Adrenal hypoplasia congenita (AHC) is a hereditary disorder that leads to adrenal insufficiency and hypogonadotropic hypogonadism (HHG) in childhood. The gene responsible for the X-linked form of AHC, DAX1 (dosage-sensitive sex-reversal, AHC, on the X-chromosome, gene 1)/NR0B1, encodes for a nuclear factor which lacks the characteristic zinc finger DNA-binding domain that is highly conserved in nuclear receptors. Deletions and point mutations in the DAX1 gene have been described in more than 70 AHC families. We present the clinical and genetic data of two brothers affected by AHC. We report a new DAX1 gene mutation in a family with two affected members: one with neonatal adrenal insufficiency, and a sibling with adrenal hypoplasia and sudden death at 3 years old. The NR0B1/DAX1 gene was amplified in three PCR fragments from the patient's and mother's gDNA extracted from peripheral lymphocytes. Sequencing revealed a novel single nucleotide deletion in codon 419 from exon 2 that resulted in a frameshift and a stop codon 17 nucleotides downstream (c.1256 delA). The mother was heterozygous for this mutation. In conclusion, a novel DAX-1 mutation was detected in two family members with different phenotype: one live infant with adrenal hypoplasia, his mother, and probably his dead brother.
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http://dx.doi.org/10.1515/jpem.2007.20.9.1039DOI Listing
September 2007

The cytochrome P450 aromatase lacking exon 5 is associated with a phenotype of nonclassic aromatase deficiency and is also present in normal human steroidogenic tissues.

Clin Endocrinol (Oxf) 2007 Nov 2;67(5):698-705. Epub 2007 Jul 2.

Molecular Biology Laboratory, Endocrinology Department, J. P. Garrahan Paediatric Hospital, Buenos Aires, Argentina.

Objective: The previously described c655G>A mutation of the human cytochrome P450 aromatase gene (P450aro, CYP19) results in aberrant splicing due to disruption of a donor splice site. To explain the phenotype of partial aromatase deficiency observed in a female patient described with this mutation, molecular consequences of the c655G>A mutation were investigated.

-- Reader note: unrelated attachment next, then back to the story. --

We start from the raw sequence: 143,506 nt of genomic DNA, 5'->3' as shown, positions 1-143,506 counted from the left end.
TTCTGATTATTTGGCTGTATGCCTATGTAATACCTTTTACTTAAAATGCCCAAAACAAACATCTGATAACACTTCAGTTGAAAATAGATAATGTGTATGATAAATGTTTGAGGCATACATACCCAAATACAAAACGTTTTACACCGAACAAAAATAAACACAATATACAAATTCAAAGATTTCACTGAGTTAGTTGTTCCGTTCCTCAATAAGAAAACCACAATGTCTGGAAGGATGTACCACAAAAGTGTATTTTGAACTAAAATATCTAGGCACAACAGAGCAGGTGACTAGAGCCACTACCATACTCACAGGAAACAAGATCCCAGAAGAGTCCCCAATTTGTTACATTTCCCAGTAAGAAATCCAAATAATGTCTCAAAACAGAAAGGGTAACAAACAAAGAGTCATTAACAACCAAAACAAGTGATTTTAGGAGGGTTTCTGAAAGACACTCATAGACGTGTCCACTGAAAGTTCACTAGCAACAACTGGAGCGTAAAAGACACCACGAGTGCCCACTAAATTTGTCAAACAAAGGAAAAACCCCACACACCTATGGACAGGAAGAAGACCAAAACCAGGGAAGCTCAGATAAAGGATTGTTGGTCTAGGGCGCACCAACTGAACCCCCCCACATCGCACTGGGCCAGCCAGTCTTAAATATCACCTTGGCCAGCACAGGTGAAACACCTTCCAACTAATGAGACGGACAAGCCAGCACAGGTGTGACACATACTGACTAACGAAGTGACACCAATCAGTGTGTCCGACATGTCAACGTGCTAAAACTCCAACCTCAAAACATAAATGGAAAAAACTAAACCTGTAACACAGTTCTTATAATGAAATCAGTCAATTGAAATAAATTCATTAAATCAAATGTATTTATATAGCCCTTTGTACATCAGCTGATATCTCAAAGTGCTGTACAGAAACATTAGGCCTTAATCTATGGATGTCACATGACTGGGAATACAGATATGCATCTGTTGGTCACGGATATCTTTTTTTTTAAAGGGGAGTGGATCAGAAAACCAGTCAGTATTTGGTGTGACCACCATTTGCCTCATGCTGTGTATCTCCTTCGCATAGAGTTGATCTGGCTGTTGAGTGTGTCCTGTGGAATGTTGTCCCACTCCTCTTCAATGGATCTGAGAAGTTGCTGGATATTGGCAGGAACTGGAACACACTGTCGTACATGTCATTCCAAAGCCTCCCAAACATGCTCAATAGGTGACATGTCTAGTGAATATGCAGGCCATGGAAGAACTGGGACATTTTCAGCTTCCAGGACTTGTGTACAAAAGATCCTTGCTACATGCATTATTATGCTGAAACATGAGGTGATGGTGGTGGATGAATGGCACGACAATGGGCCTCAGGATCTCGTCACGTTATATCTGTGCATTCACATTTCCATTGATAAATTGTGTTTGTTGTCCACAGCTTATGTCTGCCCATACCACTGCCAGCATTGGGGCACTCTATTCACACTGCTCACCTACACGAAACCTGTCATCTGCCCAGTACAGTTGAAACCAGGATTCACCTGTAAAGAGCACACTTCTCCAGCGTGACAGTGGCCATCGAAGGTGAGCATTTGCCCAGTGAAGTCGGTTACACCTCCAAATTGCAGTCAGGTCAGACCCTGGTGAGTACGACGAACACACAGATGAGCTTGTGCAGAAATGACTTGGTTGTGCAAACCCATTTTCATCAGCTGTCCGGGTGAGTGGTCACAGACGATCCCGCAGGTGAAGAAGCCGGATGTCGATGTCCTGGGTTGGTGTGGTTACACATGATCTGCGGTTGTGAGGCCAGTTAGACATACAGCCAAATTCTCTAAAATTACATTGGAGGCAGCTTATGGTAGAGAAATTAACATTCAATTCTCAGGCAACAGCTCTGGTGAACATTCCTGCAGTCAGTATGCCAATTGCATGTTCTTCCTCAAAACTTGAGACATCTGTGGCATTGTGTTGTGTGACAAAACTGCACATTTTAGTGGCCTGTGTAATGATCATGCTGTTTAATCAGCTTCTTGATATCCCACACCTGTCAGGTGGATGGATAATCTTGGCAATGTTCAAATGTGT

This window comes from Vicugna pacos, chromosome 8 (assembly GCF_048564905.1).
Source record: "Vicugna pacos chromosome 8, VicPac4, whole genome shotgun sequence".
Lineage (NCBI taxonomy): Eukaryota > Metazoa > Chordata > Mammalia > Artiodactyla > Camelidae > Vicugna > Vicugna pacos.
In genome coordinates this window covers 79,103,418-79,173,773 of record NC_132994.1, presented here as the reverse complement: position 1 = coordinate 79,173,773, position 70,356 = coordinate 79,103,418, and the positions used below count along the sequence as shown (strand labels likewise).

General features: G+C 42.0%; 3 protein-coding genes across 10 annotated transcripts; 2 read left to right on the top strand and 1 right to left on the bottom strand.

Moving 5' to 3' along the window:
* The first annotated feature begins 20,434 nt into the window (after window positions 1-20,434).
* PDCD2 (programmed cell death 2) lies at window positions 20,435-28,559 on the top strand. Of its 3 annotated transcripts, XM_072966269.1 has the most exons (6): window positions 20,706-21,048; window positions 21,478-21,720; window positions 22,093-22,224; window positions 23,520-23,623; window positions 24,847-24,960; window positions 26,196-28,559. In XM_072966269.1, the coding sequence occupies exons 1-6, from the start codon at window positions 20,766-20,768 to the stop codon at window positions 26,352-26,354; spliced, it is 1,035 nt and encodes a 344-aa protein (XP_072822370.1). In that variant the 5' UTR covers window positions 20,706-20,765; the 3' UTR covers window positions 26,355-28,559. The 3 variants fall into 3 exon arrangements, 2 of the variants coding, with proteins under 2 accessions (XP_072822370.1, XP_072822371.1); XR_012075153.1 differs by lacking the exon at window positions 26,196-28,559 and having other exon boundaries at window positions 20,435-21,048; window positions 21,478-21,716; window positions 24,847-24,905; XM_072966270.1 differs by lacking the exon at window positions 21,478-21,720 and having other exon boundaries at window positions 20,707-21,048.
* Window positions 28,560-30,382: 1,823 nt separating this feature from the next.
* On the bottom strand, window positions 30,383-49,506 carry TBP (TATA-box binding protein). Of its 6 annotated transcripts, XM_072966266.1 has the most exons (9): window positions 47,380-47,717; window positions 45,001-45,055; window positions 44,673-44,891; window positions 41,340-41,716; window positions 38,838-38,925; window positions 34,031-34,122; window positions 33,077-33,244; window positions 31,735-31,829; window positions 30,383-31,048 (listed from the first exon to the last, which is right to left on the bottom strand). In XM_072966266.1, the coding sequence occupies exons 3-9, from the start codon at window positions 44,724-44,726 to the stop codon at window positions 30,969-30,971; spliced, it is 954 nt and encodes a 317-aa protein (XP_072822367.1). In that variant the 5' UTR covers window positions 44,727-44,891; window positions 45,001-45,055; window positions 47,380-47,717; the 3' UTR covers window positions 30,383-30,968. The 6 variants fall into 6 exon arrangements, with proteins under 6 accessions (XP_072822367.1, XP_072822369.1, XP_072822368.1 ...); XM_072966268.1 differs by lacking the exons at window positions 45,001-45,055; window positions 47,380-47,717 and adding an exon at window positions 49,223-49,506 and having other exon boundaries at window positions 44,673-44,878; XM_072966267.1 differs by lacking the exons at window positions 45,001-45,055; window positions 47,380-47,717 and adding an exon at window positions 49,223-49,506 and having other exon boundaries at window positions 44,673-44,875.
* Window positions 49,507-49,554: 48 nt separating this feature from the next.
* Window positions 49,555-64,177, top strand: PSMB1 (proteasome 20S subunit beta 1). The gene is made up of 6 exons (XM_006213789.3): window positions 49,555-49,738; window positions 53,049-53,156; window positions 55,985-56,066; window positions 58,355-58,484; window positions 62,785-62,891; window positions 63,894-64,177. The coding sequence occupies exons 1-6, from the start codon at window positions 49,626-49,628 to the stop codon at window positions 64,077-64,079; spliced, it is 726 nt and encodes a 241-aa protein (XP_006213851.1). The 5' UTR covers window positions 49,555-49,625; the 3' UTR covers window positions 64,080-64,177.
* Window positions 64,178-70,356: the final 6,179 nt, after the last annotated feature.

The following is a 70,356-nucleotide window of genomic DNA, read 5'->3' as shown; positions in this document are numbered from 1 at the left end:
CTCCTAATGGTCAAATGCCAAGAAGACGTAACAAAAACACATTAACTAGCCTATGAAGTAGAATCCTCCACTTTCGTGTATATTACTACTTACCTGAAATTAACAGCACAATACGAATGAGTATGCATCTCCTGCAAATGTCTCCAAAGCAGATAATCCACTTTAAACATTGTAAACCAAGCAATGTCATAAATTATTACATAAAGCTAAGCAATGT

Design: To investigate whether the c655G>A mutation causes an aberrant spliced mRNA lacking exon 5 (-Ex5), P450aro RNA was analysed from the patient's lymphocytes by reverse transcription polymerase chain reaction (RT-PCR) and by splicing assays performed in Y1 cells transfected with a P450aro -Ex5 expression vector. Aromatase activity of the c655G>A mutant was predicted by three dimensional (3D) protein modelling studies and analysed in transiently transfected Y1 cells. Exon 5 might be predicted as a poorly defined exon suggesting a susceptibility to both splicing mutations and physiological alternative splicing events. Therefore, expression of the -Ex5 mRNA was also assessed as a possibly naturally occurring alternative splicing transcript in normal human steroidogenic tissues.

Patients: An aromatase deficient girl was born with ambiguous genitalia. Elevated serum LH, FSH and androgens, as well as cystic ovaries, were found during prepuberty. At the age of 8.4 years, spontaneous breast development and a 194.6 pmol/l serum oestradiol level was observed.

Results: The -Ex5 mRNA was found in lymphocytes of the P450aro deficient girl and her father, who was a carrier of the mutation. Mutant minigene expression resulted in complete exon 5 skipping. As expected from 3D protein modelling, -Ex5 cDNA expression in Y1 cells resulted in loss of P450aro activity. In addition, the -Ex5 mRNA was present in placenta, prepubertal testis and adrenal tissues.

Conclusions: Alternative splicing of exon 5 of the CYP19 gene occurs in the wild type (WT) as well as in the c655G>A mutant. We speculate that for the WT it might function as a regulatory mechanism for aromatization, whereas for the mutant a relative prevalence of the shorter over the full-length protein might explain the phenotype of partial aromatase deficiency.
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http://dx.doi.org/10.1111/j.1365-2265.2007.02948.xDOI Listing
November 2007

Characterization of immunodeficiency in a patient with growth hormone insensitivity secondary to a novel STAT5b gene mutation.

Pediatrics 2006 Nov 9;118(5):e1584-92. Epub 2006 Oct 9.

Hospital de Pediatría Garrahan, Immunology Service, Combate de los Pozos 1881, C1245AAM Buenos Aires, Argentina.